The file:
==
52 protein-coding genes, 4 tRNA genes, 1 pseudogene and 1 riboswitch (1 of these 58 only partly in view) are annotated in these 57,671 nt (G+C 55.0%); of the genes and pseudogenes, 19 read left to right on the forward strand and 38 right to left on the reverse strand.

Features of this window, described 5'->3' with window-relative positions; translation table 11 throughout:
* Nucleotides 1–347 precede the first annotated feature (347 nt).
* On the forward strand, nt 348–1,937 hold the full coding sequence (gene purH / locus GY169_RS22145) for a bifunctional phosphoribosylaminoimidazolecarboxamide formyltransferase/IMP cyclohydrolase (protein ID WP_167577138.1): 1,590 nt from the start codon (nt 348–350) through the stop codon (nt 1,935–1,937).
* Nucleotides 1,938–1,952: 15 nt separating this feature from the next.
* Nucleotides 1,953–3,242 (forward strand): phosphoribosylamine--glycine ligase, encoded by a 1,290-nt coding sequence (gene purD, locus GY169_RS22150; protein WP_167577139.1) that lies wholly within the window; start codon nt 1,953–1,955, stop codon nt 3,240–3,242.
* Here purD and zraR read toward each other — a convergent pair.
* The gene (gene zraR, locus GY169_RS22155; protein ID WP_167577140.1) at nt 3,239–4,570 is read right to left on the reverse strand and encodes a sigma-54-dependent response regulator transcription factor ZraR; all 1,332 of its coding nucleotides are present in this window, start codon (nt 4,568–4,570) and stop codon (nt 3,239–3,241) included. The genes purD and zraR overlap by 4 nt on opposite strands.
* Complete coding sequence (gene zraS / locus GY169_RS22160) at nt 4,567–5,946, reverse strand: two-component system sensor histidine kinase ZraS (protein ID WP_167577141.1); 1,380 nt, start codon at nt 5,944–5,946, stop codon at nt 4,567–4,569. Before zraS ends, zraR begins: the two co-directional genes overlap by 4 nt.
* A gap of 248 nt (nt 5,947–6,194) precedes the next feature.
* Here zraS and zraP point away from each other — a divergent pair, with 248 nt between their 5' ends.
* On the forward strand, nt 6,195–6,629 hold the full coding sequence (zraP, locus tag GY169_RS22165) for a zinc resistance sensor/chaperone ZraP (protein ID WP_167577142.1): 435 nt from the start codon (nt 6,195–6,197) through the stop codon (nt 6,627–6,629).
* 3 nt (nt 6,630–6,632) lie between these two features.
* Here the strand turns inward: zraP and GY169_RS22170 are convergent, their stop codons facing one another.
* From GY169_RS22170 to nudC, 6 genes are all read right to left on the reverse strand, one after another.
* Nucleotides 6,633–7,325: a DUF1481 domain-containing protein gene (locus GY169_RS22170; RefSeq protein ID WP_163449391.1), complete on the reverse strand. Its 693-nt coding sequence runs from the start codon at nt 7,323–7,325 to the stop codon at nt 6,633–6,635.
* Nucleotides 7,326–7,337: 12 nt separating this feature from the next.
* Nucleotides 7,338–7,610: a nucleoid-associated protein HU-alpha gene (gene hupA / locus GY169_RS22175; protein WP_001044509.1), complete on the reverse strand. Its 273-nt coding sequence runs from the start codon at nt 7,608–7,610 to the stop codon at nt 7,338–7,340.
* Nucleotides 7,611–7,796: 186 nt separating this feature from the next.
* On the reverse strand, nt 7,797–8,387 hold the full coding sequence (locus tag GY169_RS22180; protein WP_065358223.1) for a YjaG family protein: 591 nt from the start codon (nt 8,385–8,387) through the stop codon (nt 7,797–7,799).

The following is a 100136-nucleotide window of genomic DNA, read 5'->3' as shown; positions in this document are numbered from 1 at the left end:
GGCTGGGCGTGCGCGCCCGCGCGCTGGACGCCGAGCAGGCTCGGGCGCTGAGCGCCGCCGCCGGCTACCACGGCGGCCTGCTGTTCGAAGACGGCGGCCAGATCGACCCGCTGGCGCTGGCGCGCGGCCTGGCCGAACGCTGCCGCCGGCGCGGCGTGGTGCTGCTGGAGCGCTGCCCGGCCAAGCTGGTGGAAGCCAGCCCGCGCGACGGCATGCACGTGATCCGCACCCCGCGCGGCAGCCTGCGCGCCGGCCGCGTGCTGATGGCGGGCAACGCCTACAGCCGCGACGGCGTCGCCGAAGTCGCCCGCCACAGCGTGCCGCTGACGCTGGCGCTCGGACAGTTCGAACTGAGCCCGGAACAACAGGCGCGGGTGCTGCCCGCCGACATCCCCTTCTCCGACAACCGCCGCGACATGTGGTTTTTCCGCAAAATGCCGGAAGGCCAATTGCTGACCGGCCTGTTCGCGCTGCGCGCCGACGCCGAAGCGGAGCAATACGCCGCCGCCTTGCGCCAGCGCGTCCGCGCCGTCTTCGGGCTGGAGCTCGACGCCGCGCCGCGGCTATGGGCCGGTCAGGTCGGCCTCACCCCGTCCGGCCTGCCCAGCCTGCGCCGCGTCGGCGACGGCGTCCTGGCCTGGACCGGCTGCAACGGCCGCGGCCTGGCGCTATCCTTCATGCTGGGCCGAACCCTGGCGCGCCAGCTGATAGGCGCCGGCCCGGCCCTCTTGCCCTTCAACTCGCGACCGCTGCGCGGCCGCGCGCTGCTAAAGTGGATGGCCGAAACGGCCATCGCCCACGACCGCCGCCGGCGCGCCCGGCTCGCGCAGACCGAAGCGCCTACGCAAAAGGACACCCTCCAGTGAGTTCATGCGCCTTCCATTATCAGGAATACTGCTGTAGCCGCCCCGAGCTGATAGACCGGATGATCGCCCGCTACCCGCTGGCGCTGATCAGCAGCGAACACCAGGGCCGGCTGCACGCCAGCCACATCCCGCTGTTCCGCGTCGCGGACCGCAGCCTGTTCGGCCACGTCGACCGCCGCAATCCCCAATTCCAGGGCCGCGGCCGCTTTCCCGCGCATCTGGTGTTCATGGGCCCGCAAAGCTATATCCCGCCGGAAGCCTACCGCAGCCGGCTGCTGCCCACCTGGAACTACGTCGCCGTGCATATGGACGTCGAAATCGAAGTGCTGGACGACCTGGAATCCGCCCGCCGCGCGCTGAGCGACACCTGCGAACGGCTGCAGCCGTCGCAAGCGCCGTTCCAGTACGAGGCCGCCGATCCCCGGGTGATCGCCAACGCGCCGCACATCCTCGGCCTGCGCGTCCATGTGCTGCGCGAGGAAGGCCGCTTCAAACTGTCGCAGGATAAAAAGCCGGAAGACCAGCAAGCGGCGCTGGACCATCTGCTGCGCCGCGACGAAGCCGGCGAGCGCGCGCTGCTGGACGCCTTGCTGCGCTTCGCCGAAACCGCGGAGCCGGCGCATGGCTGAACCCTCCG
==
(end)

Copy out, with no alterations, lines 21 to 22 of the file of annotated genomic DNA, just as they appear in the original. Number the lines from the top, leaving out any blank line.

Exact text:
The following is a 100136-nucleotide window of genomic DNA, read 5'->3' as shown; positions in this document are numbered from 1 at the left end:
GGCTGGGCGTGCGCGCCCGCGCGCTGGACGCCGAGCAGGCTCGGGCGCTGAGCGCCGCCGCCGGCTACCACGGCGGCCTGCTGTTCGAAGACGGCGGCCAGATCGACCCGCTGGCGCTGGCGCGCGGCCTGGCCGAACGCTGCCGCCGGCGCGGCGTGGTGCTGCTGGAGCGCTGCCCGGCCAAGCTGGTGGAAGCCAGCCCGCGCGACGGCATGCACGTGATCCGCACCCCGCGCGGCAGCCTGCGCGCCGGCCGCGTGCTGATGGCGGGCAACGCCTACAGCCGCGACGGCGTCGCCGAAGTCGCCCGCCACAGCGTGCCGCTGACGCTGGCGCTCGGACAGTTCGAACTGAGCCCGGAACAACAGGCGCGGGTGCTGCCCGCCGACATCCCCTTCTCCGACAACCGCCGCGACATGTGGTTTTTCCGCAAAATGCCGGAAGGCCAATTGCTGACCGGCCTGTTCGCGCTGCGCGCCGACGCCGAAGCGGAGCAATACGCCGCCGCCTTGCGCCAGCGCGTCCGCGCCGTCTTCGGGCTGGAGCTCGACGCCGCGCCGCGGCTATGGGCCGGTCAGGTCGGCCTCACCCCGTCCGGCCTGCCCAGCCTGCGCCGCGTCGGCGACGGCGTCCTGGCCTGGACCGGCTGCAACGGCCGCGGCCTGGCGCTATCCTTCATGCTGGGCCGAACCCTGGCGCGCCAGCTGATAGGCGCCGGCCCGGCCCTCTTGCCCTTCAACTCGCGACCGCTGCGCGGCCGCGCGCTGCTAAAGTGGATGGCCGAAACGGCCATCGCCCACGACCGCCGCCGGCGCGCCCGGCTCGCGCAGACCGAAGCGCCTACGCAAAAGGACACCCTCCAGTGAGTTCATGCGCCTTCCATTATCAGGAATACTGCTGTAGCCGCCCCGAGCTGATAGACCGGATGATCGCCCGCTACCCGCTGGCGCTGATCAGCAGCGAACACCAGGGCCGGCTGCACGCCAGCCACATCCCGCTGTTCCGCGTCGCGGACCGCAGCCTGTTCGGCCACGTCGACCGCCGCAATCCCCAATTCCAGGGCCGCGGCCGCTTTCCCGCGCATCTGGTGTTCATGGGCCCGCAAAGCTATATCCCGCCGGAAGCCTACCGCAGCCGGCTGCTGCCCACCTGGAACTACGTCGCCGTGCATATGGACGTCGAAATCGAAGTGCTGGACGACCTGGAATCCGCCCGCCGCGCGCTGAGCGACACCTGCGAACGGCTGCAGCCGTCGCAAGCGCCGTTCCAGTACGAGGCCGCCGATCCCCGGGTGATCGCCAACGCGCCGCACATCCTCGGCCTGCGCGTCCATGTGCTGCGCGAGGAAGGCCGCTTCAAACTGTCGCAGGATAAAAAGCCGGAAGACCAGCAAGCGGCGCTGGACCATCTGCTGCGCCGCGACGAAGCCGGCGAGCGCGCGCTGCTGGACGCCTTGCTGCGCTTCGCCGAAACCGCGGAGCCGGCGCATGGCTGAACCCTCCG